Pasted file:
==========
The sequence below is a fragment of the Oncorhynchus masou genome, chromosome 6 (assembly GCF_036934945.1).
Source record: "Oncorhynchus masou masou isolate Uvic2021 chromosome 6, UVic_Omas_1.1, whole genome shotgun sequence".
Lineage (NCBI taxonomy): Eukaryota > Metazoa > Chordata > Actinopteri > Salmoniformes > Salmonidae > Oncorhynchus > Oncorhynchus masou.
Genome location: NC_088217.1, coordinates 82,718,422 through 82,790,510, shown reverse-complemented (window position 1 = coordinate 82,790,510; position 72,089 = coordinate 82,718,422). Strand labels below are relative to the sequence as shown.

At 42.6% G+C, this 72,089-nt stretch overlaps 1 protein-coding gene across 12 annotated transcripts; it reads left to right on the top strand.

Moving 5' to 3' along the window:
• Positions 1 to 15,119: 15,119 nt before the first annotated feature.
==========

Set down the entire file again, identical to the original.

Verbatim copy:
The sequence below is a fragment of the Oncorhynchus masou genome, chromosome 6 (assembly GCF_036934945.1).
Source record: "Oncorhynchus masou masou isolate Uvic2021 chromosome 6, UVic_Omas_1.1, whole genome shotgun sequence".
Lineage (NCBI taxonomy): Eukaryota > Metazoa > Chordata > Actinopteri > Salmoniformes > Salmonidae > Oncorhynchus > Oncorhynchus masou.
Genome location: NC_088217.1, coordinates 82,718,422 through 82,790,510, shown reverse-complemented (window position 1 = coordinate 82,790,510; position 72,089 = coordinate 82,718,422). Strand labels below are relative to the sequence as shown.

At 42.6% G+C, this 72,089-nt stretch overlaps 1 protein-coding gene across 12 annotated transcripts; it reads left to right on the top strand.

Moving 5' to 3' along the window:
• Positions 1 to 15,119: 15,119 nt before the first annotated feature.